Look for the U.S. economy to expand by about 2.0% in 2020 as continued low unemployment and decent wage growth maintain moderate consumer confidence and spending. Improved trade and business confidence, along with low mortgage rates, are expected to contribute to growth. Growth may be weaker during the first half of the year, followed by a stronger second half. Watch business confidence surveys, such as the monthly ISM manufacturing survey employment indicators, including the weekly report on claims for jobless benefits and consumer confidence reports. Expect an uptick in inflation metrics, but not enough to cause central bankers to tighten monetary policy rates.

Other factors to consider include:

2020 is an election year so political rhetoric will likely ramp-up as candidates for political office posture for an advantage over their opponents. Market reaction is expected to be limited until we get closer to the November elections or there is a significant unexpected development.

2019 was a good year for the equity markets. Nevertheless, it appears valuations have moved ahead of earnings projections, which is not sustainable on a long-term basis. Unless there is an improvement in the earnings outlook, we could see an equity market correction or stock prices be stagnant for some time.

The risk of a recession has subsided the past few months as the Fed eased policy rates. Current forecasts put the probability of a recession within the next 12 months, at 25%-30%.  An improved trade outlook and hopes the decline in global growth will soon bottom should cause recession worries to ease further.                                                                                                                     

View on Interest Rates

U.S. Treasury yields were in transition during 2019. The 2-year yield declined from the 2.50% level to its current level of around 1.50% as recession fears and expected easings by the Fed pushed yields lower. The 10-year yield experienced a similar decline but has trended up the past several weeks as hopes of a trade deal helped propel a run-up in equity prices. Look for Treasury yields to be sensitive to future trade developments and equity market movement. Geopolitical events could add volatility to yields. Provided the U.S. economy can sustain GDP growth near 2.0% on continued low unemployment and well-behaved inflation, look for Treasury yields to trade in a 50-75 basis point trading range, centered around current levels for the next several months.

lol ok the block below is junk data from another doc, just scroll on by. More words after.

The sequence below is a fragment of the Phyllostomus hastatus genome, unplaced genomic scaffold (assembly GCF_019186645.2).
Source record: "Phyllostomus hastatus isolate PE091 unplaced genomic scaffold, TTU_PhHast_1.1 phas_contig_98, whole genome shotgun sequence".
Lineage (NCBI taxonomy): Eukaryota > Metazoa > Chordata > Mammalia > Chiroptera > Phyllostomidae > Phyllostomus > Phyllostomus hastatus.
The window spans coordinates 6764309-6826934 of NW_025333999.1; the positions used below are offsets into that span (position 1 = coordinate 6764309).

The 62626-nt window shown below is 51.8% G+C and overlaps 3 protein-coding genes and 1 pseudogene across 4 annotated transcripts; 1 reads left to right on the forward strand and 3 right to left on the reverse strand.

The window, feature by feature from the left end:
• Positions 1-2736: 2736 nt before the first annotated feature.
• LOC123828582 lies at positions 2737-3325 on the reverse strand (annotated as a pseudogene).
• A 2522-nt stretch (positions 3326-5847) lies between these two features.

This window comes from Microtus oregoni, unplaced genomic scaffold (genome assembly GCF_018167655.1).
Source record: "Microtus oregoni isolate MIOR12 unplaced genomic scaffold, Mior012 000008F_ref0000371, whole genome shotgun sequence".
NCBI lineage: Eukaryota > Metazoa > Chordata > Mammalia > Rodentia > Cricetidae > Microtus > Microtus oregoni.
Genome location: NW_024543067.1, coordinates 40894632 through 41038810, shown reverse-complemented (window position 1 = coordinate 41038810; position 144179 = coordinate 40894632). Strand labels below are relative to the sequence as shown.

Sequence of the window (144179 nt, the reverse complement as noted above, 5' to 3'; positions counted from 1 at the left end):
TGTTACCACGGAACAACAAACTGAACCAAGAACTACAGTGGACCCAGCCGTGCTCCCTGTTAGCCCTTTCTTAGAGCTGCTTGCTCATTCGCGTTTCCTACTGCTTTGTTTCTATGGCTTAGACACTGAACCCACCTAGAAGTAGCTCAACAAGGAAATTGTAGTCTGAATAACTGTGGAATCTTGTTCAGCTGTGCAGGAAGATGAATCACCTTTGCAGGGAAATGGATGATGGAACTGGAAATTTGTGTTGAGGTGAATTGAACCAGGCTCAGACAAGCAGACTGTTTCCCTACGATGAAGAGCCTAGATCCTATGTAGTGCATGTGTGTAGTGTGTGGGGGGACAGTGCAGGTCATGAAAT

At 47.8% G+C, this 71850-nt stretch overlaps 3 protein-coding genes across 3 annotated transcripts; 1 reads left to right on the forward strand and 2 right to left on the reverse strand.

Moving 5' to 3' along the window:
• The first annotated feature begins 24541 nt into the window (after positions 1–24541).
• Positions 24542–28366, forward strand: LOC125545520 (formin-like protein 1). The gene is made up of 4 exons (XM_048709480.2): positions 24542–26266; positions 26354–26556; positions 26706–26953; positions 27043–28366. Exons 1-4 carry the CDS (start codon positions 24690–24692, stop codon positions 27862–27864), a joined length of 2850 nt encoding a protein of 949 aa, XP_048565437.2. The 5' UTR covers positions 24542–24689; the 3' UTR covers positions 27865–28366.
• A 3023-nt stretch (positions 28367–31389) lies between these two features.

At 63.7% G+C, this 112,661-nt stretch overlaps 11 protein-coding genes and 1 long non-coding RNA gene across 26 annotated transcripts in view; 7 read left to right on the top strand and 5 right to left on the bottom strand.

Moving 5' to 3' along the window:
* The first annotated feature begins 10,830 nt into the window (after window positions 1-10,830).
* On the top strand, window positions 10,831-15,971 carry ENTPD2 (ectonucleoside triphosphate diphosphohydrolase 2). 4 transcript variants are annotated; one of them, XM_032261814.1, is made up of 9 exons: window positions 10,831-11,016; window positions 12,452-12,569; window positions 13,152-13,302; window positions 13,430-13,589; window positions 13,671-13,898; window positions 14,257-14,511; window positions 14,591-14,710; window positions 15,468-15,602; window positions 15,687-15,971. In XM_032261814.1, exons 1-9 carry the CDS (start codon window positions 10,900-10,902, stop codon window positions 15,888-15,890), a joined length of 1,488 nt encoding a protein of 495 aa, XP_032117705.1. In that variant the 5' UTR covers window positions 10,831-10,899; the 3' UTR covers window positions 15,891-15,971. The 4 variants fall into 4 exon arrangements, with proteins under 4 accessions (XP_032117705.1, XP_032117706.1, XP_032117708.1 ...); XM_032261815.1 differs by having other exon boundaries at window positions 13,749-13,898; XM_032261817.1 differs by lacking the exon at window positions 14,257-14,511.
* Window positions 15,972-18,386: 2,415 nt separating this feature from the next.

The Federal Reserve is expected to leave rates unchanged for most of the year with the potential for a 25-basis point rate decrease at the December 2020 meeting, depending on economic developments.

The above commentary is a summary of select economic conditions prepared for Northwest FCS management. It is being shared as a courtesy. As with any economic analysis, it is based upon assumptions, personal views and experiences of those who provided the source material as well as those who prepared this summary. These assumptions, conclusions and opinions may prove to be incomplete or incorrect. Economic conditions may also change at any time based on unforeseeable events. Northwest FCS assumes no liability for the accuracy or completeness of the summary or of any of the source material upon which it is based. Northwest FCS does not undertake any obligation to update or correct any statement it makes in the above summary. Any person reading this summary is responsible to do appropriate due diligence without reliance on Northwest FCS. No commitment to lend or provide any financial service, express or implied, is made by posting this information.